Fifty-two readings on living in intentional Christian community to spark group discussion.
Why, in an age of connectivity, are our lives more isolated and fragmented than ever? And what can be done about it? The answer lies in the hands of God’s people. Increasingly, today’s Christians want to be the church, to follow Christ together in daily life. From every corner of society, they are daring to step away from the status quo and respond to Christ’s call to share their lives more fully with one another and with others. As they take the plunge, they are discovering the rich, meaningful life that Jesus has in mind for all people, and pointing the church back to its original calling: to be a gathered, united community that demonstrates the transforming love of God.
Of course, such a life together with others isn’t easy. The selections in this volume are, by and large, written by practitioners – people who have pioneered life in intentional community and have discovered in the nitty-gritty of daily life what it takes to establish, nurture, and sustain a Christian community over the long haul.
Whether you have just begun thinking about communal living, are already embarking on a shared life with others, or have been part of a community for many years, the pieces in this collection will encourage, challenge, and strengthen you. The book’s fifty-two chapters can be read one a week to ignite meaningful group discussion.
About the editor: Charles E. Moore is a member of the Bruderhof community and teaches at the Mount Academy in New York. He writes for Plough Quarterly and has compiled and edited several acclaimed books, including Provocations: Spiritual Writings of Kierkegaard, Everyone Belongs to God: Discovering the Hidden Christ, and Bearing Witness: Stories of Martyrdom and Costly Discipleship.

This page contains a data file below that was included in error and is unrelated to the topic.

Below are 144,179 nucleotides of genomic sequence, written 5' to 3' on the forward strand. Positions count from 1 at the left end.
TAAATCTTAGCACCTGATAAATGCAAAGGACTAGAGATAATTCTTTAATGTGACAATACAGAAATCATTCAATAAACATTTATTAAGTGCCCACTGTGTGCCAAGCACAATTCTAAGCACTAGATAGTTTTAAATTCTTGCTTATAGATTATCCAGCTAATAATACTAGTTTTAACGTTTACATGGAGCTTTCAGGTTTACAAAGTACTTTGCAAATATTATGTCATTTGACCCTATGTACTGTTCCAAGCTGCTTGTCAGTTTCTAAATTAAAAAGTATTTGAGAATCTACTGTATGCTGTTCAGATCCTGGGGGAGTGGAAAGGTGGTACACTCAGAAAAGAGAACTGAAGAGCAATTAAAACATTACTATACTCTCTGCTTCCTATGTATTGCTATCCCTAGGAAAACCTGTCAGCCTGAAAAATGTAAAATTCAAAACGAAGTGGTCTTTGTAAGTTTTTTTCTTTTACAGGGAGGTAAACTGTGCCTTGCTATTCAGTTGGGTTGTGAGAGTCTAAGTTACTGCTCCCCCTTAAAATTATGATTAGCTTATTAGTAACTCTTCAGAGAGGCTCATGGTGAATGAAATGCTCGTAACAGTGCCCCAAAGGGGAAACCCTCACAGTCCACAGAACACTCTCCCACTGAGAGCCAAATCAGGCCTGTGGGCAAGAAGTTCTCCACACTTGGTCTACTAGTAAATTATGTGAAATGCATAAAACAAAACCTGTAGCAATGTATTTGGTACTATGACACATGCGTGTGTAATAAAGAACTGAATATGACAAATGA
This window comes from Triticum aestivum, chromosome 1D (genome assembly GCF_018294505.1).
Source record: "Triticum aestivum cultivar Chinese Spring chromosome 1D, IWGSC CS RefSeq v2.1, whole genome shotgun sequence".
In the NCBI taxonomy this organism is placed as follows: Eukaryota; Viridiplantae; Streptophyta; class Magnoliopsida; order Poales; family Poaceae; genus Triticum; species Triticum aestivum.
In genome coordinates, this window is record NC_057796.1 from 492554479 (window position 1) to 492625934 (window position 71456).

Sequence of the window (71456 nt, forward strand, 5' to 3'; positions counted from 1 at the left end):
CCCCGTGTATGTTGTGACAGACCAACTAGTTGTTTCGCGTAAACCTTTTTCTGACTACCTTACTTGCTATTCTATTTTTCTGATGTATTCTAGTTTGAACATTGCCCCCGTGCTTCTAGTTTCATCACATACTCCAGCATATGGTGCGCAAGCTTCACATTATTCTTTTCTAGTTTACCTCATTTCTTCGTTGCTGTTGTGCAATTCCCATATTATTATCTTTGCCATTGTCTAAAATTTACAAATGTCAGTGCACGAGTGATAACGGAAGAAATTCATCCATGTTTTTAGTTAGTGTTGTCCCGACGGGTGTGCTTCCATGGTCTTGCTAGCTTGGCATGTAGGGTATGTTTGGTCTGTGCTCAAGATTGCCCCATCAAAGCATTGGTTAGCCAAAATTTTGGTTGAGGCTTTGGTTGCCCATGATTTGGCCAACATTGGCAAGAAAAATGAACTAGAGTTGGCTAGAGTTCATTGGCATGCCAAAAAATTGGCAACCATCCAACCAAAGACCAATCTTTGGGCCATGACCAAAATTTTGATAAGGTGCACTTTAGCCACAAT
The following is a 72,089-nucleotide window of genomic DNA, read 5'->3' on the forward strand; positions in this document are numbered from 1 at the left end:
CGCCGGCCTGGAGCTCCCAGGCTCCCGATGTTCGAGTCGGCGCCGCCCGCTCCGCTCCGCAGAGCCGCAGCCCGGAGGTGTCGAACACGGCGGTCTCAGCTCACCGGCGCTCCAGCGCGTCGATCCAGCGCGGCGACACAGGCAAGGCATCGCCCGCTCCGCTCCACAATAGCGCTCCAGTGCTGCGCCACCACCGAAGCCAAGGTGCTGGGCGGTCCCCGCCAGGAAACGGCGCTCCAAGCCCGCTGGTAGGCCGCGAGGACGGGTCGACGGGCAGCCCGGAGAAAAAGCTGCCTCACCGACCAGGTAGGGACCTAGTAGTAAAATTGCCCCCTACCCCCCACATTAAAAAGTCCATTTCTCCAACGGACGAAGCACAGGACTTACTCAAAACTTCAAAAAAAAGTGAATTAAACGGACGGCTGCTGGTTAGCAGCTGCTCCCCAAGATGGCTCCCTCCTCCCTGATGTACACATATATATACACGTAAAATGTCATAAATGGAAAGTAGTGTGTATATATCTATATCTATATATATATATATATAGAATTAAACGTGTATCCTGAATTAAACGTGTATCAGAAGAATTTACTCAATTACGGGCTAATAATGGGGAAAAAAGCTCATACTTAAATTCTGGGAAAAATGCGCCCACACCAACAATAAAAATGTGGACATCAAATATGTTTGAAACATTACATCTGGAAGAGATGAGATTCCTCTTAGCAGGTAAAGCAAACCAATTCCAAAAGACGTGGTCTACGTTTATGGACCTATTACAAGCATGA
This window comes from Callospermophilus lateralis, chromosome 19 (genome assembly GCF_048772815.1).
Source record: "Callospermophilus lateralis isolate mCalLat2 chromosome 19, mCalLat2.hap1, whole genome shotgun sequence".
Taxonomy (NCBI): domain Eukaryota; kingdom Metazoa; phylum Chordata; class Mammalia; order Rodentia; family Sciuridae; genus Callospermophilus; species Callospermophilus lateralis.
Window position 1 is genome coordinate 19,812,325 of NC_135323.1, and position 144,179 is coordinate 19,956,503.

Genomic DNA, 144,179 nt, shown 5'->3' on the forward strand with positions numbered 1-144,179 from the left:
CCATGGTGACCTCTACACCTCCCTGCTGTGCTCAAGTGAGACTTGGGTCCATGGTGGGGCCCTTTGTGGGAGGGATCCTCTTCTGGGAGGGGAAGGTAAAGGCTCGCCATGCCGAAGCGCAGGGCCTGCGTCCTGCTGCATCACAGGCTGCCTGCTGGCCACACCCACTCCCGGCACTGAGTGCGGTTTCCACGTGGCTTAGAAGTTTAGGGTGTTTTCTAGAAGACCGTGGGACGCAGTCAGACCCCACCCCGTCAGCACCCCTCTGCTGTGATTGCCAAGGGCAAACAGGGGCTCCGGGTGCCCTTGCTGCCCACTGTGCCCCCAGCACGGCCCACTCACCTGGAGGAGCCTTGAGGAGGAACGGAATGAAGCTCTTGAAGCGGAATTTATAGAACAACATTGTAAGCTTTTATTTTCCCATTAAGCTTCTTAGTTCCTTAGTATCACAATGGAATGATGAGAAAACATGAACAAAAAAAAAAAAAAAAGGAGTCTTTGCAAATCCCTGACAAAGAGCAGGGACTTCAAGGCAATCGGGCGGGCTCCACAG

Community is about learning to care enough to invest in the lives of those around us. Our mission is to follow the command to love, but we can't do that unless we're willing to get involved in the lives of others. Jean Vanier says "A Community is only truly a body when the majority of its members is making the transition ‘from the community for myself’ to the ‘myself for the community,’ when each person's heart is opening to all the others, without any exceptions." I would recommend this book to anyone interested in building a strong Christian community.
Called to Community lays claim to a fundamental truth: Christian faith is connecting faith. As a direct challenge to the individualism and isolationism of contemporary secular notions of “freedom”, Charles Moore has brought together some seminal thinkers for reflecting on the abundant life, the life together, that Jesus envisions for those who follow him.
Have you ever had the unsettling experience of being in a room filled with people, desiring nothing more than to make an authentic connection with just one person, but leaving feeling disconnected and more alone than ever before? Ironically, in a world where advances in digital technology have seemingly brought humanity closer together, on a personal level, we are more isolated and further apart than ever before! When Jesus said that He came so that we may have life and that we may have life more abundantly, this is obviously not the life that he envisioned for us. If you are tired of living a disconnected, fragmented life – if you’re ready to make meaningful connections – if you’re ready to explore the abundant life that Jesus describes in John 10:10 – then Called To Community: The Life Jesus Wants For His People will be of great interest to you!
Not all these contributors are across-the-board cheerleaders: the challenges of living in community – real, radical community rather than the lipstick-level interactions we often content ourselves with – are discussed at length in several of the fifty-two chapters, from a variety of perspectives. For me as a pastor, blogger, and Christian, such honesty is refreshing. That level of straightforwardness ought not be so rare a thing in my line of work, but that too is a part of community: it should (in theory) breed further authenticity and honesty in each of us. Called to Community treats community for what it is rather than what we might want it to be or not be: something amazing, something difficult, and something ultimately worth striving for.
If you are involved in a missional community, or if you are contemplating it, or if you just want to know how to maximize the sense of community in your local congregation or prayer group, “Called to Community” can be a priceless, and much used, resource.